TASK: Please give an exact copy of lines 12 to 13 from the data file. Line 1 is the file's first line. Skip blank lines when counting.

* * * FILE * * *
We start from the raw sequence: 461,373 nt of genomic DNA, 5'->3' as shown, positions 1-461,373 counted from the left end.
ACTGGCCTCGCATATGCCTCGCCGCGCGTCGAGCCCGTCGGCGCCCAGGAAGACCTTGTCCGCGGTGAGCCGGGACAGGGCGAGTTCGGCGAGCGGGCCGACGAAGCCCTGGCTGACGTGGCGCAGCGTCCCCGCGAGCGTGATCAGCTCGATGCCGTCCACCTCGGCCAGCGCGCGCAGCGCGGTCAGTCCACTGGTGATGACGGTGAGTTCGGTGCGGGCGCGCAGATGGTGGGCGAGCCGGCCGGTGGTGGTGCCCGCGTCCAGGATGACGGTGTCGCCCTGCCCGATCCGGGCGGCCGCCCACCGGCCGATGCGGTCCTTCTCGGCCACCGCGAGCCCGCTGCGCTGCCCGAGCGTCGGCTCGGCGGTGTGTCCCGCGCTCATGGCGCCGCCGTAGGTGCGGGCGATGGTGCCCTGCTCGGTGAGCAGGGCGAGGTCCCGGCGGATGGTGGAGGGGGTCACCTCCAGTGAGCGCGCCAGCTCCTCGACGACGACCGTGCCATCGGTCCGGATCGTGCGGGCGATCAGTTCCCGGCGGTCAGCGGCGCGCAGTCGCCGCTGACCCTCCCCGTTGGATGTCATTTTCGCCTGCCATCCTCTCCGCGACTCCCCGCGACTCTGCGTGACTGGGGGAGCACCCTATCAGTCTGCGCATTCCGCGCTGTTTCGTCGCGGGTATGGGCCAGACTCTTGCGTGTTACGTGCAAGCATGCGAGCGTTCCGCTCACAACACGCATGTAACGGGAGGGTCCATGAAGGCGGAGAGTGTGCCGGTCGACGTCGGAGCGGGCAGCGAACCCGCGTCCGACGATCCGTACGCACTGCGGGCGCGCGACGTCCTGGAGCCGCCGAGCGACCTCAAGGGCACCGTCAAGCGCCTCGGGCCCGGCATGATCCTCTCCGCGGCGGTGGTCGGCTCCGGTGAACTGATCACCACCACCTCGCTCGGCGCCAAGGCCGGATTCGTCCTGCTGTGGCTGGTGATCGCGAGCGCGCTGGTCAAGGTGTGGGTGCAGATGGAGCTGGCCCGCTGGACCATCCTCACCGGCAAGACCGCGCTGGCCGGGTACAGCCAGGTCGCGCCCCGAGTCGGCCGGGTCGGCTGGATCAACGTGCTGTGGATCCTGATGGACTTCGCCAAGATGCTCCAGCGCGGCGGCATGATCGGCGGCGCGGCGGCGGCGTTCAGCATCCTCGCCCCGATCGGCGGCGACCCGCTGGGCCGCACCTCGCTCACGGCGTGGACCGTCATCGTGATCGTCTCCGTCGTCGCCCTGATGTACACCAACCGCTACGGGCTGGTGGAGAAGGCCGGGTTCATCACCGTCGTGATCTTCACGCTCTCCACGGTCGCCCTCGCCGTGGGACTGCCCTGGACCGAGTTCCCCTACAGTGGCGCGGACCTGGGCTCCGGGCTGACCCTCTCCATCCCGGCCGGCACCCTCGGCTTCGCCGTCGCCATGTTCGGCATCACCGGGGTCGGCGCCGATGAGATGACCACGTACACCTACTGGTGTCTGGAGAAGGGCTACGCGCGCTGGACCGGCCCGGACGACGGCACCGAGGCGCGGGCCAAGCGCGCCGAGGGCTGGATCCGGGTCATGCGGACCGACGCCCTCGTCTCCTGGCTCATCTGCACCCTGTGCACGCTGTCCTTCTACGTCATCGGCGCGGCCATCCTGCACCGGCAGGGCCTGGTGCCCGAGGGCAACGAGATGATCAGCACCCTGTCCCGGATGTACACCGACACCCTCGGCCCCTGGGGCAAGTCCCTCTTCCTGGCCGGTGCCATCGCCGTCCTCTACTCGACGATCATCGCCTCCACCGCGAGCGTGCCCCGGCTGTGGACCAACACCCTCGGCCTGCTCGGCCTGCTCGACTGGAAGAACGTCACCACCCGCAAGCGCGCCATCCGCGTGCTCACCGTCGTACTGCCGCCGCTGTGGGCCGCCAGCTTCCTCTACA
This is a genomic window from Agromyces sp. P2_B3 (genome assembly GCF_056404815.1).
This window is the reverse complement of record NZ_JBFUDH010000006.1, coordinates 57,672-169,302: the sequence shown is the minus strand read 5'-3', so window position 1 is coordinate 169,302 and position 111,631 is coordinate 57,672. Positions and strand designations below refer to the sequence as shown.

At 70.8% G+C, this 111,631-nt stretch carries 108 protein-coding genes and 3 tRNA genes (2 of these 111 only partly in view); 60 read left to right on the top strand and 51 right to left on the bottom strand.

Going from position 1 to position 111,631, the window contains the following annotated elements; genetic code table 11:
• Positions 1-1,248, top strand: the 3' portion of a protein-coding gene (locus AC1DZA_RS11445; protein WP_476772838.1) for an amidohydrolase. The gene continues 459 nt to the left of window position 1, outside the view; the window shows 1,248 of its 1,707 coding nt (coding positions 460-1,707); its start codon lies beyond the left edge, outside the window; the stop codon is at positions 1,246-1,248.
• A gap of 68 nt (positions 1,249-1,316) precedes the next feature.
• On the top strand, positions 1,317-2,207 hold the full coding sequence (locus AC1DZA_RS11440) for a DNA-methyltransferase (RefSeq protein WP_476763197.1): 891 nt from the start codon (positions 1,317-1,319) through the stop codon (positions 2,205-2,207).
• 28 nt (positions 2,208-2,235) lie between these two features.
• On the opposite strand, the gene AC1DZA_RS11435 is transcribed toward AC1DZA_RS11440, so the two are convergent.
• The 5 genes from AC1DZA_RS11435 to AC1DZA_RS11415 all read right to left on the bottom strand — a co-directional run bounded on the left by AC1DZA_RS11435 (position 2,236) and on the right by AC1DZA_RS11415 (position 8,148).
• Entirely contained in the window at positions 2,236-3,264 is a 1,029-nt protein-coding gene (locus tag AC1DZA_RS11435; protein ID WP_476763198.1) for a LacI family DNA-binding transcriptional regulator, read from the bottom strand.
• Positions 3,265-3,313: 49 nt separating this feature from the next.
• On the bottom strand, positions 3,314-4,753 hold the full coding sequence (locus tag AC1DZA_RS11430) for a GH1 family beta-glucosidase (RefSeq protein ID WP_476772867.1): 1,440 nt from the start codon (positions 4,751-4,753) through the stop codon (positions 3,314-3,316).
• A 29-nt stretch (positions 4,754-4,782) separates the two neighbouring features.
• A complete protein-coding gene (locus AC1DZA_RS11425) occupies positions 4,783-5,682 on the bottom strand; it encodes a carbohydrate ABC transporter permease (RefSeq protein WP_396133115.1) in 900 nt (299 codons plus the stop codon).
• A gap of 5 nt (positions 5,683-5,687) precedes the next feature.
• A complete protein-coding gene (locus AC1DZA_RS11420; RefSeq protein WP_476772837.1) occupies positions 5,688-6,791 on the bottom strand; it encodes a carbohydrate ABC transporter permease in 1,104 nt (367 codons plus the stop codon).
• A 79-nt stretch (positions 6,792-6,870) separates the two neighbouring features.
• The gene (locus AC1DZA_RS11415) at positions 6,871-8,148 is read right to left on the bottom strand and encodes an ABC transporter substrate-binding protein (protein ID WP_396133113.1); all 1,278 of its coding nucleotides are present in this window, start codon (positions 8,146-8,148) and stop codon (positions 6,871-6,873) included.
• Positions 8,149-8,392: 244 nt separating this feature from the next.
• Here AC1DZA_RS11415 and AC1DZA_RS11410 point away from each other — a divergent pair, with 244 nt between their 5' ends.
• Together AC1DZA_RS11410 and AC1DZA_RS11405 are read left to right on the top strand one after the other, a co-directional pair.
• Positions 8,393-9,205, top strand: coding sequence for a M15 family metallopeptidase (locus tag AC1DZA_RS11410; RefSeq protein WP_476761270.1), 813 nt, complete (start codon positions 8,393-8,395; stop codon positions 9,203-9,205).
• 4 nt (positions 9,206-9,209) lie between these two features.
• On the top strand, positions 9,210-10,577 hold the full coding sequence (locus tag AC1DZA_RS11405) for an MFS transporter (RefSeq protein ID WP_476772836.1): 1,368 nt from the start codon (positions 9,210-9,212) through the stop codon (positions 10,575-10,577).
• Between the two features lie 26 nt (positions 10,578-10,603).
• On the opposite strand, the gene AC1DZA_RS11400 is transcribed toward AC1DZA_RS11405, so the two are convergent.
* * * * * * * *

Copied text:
• The 5 genes from AC1DZA_RS11435 to AC1DZA_RS11415 all read right to left on the bottom strand — a co-directional run bounded on the left by AC1DZA_RS11435 (position 2,236) and on the right by AC1DZA_RS11415 (position 8,148).
• Entirely contained in the window at positions 2,236-3,264 is a 1,029-nt protein-coding gene (locus tag AC1DZA_RS11435; protein ID WP_476763198.1) for a LacI family DNA-binding transcriptional regulator, read from the bottom strand.